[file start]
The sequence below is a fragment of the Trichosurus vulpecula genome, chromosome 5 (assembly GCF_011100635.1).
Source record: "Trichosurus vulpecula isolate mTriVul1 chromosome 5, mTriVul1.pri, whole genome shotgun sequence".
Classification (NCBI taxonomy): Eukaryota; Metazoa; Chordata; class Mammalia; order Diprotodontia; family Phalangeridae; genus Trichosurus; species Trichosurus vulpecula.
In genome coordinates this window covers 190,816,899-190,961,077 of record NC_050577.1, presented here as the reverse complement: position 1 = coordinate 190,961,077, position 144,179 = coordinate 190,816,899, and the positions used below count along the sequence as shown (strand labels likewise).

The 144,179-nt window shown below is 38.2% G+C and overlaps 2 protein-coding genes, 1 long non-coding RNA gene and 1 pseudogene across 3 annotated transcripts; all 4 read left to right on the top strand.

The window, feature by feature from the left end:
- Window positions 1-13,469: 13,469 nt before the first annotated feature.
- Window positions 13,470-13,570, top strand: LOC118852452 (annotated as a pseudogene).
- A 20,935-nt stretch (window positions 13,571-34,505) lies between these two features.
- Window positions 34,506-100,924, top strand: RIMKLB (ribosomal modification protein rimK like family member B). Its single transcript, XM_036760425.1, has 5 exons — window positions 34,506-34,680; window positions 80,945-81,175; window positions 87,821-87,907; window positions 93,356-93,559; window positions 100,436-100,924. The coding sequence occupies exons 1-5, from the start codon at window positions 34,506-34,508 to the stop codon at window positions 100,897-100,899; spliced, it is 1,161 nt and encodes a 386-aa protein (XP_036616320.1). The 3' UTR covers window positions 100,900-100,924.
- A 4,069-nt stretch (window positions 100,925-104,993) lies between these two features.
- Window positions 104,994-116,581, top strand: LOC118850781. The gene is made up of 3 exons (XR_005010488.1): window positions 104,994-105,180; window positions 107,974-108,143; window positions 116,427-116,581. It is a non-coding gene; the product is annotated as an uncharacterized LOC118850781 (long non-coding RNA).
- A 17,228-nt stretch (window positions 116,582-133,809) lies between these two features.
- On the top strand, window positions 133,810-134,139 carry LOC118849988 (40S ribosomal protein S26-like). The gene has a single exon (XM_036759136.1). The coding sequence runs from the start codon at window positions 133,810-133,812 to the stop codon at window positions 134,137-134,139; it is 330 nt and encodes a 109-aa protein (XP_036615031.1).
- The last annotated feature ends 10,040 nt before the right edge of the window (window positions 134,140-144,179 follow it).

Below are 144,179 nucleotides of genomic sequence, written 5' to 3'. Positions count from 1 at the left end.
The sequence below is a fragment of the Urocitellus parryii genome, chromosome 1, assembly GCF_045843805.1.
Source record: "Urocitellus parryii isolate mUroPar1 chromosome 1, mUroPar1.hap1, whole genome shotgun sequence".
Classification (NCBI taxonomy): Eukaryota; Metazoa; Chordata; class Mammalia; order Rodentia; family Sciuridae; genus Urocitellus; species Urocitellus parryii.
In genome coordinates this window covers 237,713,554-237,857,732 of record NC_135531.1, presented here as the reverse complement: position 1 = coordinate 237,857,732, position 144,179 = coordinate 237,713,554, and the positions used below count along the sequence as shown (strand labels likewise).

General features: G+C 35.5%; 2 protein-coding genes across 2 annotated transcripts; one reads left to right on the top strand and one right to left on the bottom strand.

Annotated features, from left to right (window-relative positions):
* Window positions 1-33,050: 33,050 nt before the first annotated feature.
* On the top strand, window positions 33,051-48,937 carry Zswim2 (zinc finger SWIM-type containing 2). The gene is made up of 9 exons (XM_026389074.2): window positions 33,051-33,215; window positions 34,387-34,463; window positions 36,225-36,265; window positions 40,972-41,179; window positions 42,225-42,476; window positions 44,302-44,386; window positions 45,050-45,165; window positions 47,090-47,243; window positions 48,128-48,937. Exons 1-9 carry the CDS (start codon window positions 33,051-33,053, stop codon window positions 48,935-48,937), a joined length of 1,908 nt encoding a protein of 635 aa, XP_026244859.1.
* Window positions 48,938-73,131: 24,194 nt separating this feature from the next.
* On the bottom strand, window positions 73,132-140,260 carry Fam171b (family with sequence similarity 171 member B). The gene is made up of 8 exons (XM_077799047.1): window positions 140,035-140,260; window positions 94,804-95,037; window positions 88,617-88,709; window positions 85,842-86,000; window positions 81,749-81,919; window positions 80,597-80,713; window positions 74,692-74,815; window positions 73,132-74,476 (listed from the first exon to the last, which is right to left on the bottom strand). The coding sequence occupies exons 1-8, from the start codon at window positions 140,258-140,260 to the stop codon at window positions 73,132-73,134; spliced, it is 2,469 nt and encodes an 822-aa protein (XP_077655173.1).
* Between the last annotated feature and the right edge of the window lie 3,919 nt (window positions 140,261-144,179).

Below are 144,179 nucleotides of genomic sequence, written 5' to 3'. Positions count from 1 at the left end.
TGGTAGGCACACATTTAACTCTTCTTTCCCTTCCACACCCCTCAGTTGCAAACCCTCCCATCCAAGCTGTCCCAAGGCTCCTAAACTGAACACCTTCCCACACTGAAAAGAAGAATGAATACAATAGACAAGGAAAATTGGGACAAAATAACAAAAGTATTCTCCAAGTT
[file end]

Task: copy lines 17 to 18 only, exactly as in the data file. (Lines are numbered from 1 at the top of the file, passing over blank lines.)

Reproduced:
The sequence below is a fragment of the Urocitellus parryii genome, chromosome 1, assembly GCF_045843805.1.
Source record: "Urocitellus parryii isolate mUroPar1 chromosome 1, mUroPar1.hap1, whole genome shotgun sequence".